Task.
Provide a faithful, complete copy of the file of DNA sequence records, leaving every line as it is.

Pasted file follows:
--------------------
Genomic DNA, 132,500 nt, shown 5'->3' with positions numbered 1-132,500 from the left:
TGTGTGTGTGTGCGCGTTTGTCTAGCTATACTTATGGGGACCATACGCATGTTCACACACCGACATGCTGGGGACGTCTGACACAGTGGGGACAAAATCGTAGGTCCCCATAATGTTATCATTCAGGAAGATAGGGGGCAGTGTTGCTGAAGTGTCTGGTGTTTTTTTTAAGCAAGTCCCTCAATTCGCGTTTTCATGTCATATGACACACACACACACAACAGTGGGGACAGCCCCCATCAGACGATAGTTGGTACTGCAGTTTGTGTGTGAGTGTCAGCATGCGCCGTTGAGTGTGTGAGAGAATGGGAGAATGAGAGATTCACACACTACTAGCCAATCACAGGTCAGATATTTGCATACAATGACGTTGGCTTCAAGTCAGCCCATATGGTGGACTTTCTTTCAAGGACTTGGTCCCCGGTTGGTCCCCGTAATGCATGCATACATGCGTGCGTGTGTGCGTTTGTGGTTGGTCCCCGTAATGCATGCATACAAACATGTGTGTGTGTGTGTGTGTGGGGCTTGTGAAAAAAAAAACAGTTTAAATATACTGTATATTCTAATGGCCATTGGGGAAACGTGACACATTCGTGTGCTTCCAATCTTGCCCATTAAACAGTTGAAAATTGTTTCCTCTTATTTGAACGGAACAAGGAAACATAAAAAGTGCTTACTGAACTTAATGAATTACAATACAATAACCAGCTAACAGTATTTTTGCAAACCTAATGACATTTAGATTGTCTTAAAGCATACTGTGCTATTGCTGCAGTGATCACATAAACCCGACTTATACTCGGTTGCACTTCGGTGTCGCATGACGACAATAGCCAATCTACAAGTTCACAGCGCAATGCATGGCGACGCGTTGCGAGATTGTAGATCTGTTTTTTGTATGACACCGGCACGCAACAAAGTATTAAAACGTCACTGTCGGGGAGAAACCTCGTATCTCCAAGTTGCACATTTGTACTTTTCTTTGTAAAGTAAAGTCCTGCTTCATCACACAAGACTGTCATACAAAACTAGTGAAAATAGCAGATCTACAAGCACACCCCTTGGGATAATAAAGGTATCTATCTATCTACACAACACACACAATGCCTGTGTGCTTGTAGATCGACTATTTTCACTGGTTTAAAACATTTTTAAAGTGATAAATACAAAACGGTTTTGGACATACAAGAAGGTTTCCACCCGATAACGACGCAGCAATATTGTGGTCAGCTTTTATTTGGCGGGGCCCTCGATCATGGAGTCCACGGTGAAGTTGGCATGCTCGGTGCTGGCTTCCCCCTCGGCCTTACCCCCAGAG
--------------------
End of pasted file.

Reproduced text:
Genomic DNA, 132,500 nt, shown 5'->3' with positions numbered 1-132,500 from the left:
TGTGTGTGTGTGCGCGTTTGTCTAGCTATACTTATGGGGACCATACGCATGTTCACACACCGACATGCTGGGGACGTCTGACACAGTGGGGACAAAATCGTAGGTCCCCATAATGTTATCATTCAGGAAGATAGGGGGCAGTGTTGCTGAAGTGTCTGGTGTTTTTTTTAAGCAAGTCCCTCAATTCGCGTTTTCATGTCATATGACACACACACACACAACAGTGGGGACAGCCCCCATCAGACGATAGTTGGTACTGCAGTTTGTGTGTGAGTGTCAGCATGCGCCGTTGAGTGTGTGAGAGAATGGGAGAATGAGAGATTCACACACTACTAGCCAATCACAGGTCAGATATTTGCATACAATGACGTTGGCTTCAAGTCAGCCCATATGGTGGACTTTCTTTCAAGGACTTGGTCCCCGGTTGGTCCCCGTAATGCATGCATACATGCGTGCGTGTGTGCGTTTGTGGTTGGTCCCCGTAATGCATGCATACAAACATGTGTGTGTGTGTGTGTGTGGGGCTTGTGAAAAAAAAAACAGTTTAAATATACTGTATATTCTAATGGCCATTGGGGAAACGTGACACATTCGTGTGCTTCCAATCTTGCCCATTAAACAGTTGAAAATTGTTTCCTCTTATTTGAACGGAACAAGGAAACATAAAAAGTGCTTACTGAACTTAATGAATTACAATACAATAACCAGCTAACAGTATTTTTGCAAACCTAATGACATTTAGATTGTCTTAAAGCATACTGTGCTATTGCTGCAGTGATCACATAAACCCGACTTATACTCGGTTGCACTTCGGTGTCGCATGACGACAATAGCCAATCTACAAGTTCACAGCGCAATGCATGGCGACGCGTTGCGAGATTGTAGATCTGTTTTTTGTATGACACCGGCACGCAACAAAGTATTAAAACGTCACTGTCGGGGAGAAACCTCGTATCTCCAAGTTGCACATTTGTACTTTTCTTTGTAAAGTAAAGTCCTGCTTCATCACACAAGACTGTCATACAAAACTAGTGAAAATAGCAGATCTACAAGCACACCCCTTGGGATAATAAAGGTATCTATCTATCTACACAACACACACAATGCCTGTGTGCTTGTAGATCGACTATTTTCACTGGTTTAAAACATTTTTAAAGTGATAAATACAAAACGGTTTTGGACATACAAGAAGGTTTCCACCCGATAACGACGCAGCAATATTGTGGTCAGCTTTTATTTGGCGGGGCCCTCGATCATGGAGTCCACGGTGAAGTTGGCATGCTCGGTGCTGGCTTCCCCCTCGGCCTTACCCCCAGAG